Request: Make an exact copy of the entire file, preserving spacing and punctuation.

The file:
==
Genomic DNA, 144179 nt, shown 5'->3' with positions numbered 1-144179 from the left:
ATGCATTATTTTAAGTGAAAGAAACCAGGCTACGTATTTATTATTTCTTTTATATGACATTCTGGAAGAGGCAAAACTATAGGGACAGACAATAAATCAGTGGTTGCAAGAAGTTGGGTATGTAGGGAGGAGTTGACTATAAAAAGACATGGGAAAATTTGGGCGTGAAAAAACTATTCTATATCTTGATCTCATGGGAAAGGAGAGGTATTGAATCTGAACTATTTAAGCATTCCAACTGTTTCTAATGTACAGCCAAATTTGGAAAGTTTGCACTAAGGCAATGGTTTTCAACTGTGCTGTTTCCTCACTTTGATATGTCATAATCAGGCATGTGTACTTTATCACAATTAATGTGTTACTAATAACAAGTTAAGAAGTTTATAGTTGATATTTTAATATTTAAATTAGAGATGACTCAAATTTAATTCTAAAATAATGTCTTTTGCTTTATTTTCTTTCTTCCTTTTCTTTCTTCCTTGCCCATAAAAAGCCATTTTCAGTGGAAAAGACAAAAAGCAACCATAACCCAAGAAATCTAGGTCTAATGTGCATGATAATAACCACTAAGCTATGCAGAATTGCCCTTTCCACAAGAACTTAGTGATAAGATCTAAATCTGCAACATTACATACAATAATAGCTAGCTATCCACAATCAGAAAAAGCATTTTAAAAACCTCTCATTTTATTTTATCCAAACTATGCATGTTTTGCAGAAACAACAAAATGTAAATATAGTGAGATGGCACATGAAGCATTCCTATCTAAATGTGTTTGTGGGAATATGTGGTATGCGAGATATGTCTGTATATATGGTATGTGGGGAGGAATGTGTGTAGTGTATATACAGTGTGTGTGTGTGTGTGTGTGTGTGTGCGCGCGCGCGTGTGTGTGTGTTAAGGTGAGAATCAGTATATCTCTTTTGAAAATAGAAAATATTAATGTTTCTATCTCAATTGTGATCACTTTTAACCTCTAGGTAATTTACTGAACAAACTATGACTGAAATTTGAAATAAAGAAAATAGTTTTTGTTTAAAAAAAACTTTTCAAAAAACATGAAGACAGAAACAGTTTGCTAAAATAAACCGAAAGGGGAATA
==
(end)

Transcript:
Genomic DNA, 144179 nt, shown 5'->3' with positions numbered 1-144179 from the left:
ATGCATTATTTTAAGTGAAAGAAACCAGGCTACGTATTTATTATTTCTTTTATATGACATTCTGGAAGAGGCAAAACTATAGGGACAGACAATAAATCAGTGGTTGCAAGAAGTTGGGTATGTAGGGAGGAGTTGACTATAAAAAGACATGGGAAAATTTGGGCGTGAAAAAACTATTCTATATCTTGATCTCATGGGAAAGGAGAGGTATTGAATCTGAACTATTTAAGCATTCCAACTGTTTCTAATGTACAGCCAAATTTGGAAAGTTTGCACTAAGGCAATGGTTTTCAACTGTGCTGTTTCCTCACTTTGATATGTCATAATCAGGCATGTGTACTTTATCACAATTAATGTGTTACTAATAACAAGTTAAGAAGTTTATAGTTGATATTTTAATATTTAAATTAGAGATGACTCAAATTTAATTCTAAAATAATGTCTTTTGCTTTATTTTCTTTCTTCCTTTTCTTTCTTCCTTGCCCATAAAAAGCCATTTTCAGTGGAAAAGACAAAAAGCAACCATAACCCAAGAAATCTAGGTCTAATGTGCATGATAATAACCACTAAGCTATGCAGAATTGCCCTTTCCACAAGAACTTAGTGATAAGATCTAAATCTGCAACATTACATACAATAATAGCTAGCTATCCACAATCAGAAAAAGCATTTTAAAAACCTCTCATTTTATTTTATCCAAACTATGCATGTTTTGCAGAAACAACAAAATGTAAATATAGTGAGATGGCACATGAAGCATTCCTATCTAAATGTGTTTGTGGGAATATGTGGTATGCGAGATATGTCTGTATATATGGTATGTGGGGAGGAATGTGTGTAGTGTATATACAGTGTGTGTGTGTGTGTGTGTGTGTGTGCGCGCGCGCGTGTGTGTGTGTTAAGGTGAGAATCAGTATATCTCTTTTGAAAATAGAAAATATTAATGTTTCTATCTCAATTGTGATCACTTTTAACCTCTAGGTAATTTACTGAACAAACTATGACTGAAATTTGAAATAAAGAAAATAGTTTTTGTTTAAAAAAAACTTTTCAAAAAACATGAAGACAGAAACAGTTTGCTAAAATAAACCGAAAGGGGAATA